Saturday, October 31, 2009

Musical Instruments for COG

As soon as I could remember my parents had an upright piano in the dining room. I guess I was about 6 or 7 when my sister and I started taking piano lessons. I was not very good for a couple of reasons, one was because I was so small I could not reach several keys for chords, and I really did not like practicing, or memorizing anything. About the time I started junior high my parents traded the piano for a chord organ, and it came with free lessons, so once again my sister and I took lessons, but I still did not practice much.
In junior high I joined the band and played the clarinet, but I still was not very good. We did get to march in the Junior Lilac Parade, and my mom shot a movie of the band as it marched by on Riverside. In high school they had two bands, the concert band and the marching band. The marching band played at all the football and home basketball games. We wore our uniforms on game day to school. The uniforms were all wool, black pants, bright gold jacket and then we wore a white shirt and a purple tie. (school colors were purple and gold). We marched on the football field for the home games, and in the Lilac Parade in the spring. The concert band had a recital once a year and the senior year featured the seniors doing special music. Ours was the Lawrence Welk Theme song with just the seniors playing. For the last day before Christmas the seniors each got a chance to direct the band as we played Christmas songs, but I don't remember what song I picked, and I was sure glad when that was over, I am positive I would never be a music director.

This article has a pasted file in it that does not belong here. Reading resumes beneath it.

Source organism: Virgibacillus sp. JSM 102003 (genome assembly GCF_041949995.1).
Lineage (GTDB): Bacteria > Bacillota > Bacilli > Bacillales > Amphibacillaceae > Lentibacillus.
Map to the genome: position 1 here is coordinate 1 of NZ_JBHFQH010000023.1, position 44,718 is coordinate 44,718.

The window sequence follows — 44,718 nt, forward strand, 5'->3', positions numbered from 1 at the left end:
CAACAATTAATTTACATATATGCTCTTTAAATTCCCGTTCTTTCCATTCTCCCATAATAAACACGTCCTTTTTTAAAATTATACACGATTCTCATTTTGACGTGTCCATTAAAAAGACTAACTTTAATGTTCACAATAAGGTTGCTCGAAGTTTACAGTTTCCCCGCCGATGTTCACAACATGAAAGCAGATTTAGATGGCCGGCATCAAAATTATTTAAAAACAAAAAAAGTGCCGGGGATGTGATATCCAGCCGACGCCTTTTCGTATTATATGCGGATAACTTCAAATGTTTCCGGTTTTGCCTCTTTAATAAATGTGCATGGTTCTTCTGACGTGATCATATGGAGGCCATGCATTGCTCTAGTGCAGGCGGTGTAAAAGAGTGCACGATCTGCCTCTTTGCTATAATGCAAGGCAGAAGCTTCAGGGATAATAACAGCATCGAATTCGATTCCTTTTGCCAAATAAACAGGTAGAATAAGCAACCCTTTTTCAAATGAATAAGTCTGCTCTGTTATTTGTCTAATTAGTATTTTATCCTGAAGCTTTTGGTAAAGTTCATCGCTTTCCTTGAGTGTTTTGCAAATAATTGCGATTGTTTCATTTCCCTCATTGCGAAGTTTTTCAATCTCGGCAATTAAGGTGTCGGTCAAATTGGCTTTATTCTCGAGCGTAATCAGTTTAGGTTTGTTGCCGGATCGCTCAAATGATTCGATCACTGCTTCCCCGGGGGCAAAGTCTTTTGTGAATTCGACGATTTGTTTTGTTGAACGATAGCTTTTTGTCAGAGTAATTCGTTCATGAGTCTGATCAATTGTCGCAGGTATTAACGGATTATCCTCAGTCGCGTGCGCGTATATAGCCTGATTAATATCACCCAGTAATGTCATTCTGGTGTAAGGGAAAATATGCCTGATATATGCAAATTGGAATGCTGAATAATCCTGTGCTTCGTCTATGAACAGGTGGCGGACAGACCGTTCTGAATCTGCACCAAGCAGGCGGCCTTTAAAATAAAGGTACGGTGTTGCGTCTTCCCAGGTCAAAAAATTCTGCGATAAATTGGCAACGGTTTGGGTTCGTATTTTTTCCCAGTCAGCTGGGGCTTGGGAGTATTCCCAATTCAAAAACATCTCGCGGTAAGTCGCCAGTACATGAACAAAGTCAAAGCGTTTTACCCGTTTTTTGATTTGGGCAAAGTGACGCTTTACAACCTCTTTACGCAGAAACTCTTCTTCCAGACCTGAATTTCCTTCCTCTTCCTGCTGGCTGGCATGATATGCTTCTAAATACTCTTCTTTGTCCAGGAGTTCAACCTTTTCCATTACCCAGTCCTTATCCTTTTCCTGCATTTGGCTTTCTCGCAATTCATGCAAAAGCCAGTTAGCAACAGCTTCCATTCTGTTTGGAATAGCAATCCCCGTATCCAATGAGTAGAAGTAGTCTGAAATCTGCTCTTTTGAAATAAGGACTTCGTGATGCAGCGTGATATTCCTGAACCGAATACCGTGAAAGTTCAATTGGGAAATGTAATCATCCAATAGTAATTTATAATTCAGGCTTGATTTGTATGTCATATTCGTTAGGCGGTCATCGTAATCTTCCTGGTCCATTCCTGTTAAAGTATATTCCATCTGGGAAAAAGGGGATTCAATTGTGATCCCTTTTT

Saturday Night Fun Best Halloween

I am not real sure which one was the best, but I always looked forward to Halloween and especially the popcorn balls from Mrs. Evans. Back then we got a lot of candy, but also apples and oranges, but my favorite was popcorn balls. When I was born our next door neighbors were the Evans', and they were both about the same age as my grandparents, so it was like having a third set of grandparents. When I was about a year and a half old my parents moved 6 houses west on the same street, so now we were 7 houses away from the Evans', but they still kept close tabs on us, and every Halloween Mrs. Evans made the most wonderful popcorn balls, and I looked forward to them each year. As I was growing up I had trouble saying Mrs. Evans, so I called her Mrs. Heavens. After Mr. Evans passed away, Mrs. Evans stayed for a while, and then moved to Soap Lake to be close to her family. We continued to get Christmas cards till she died, but I really missed the popcorn balls.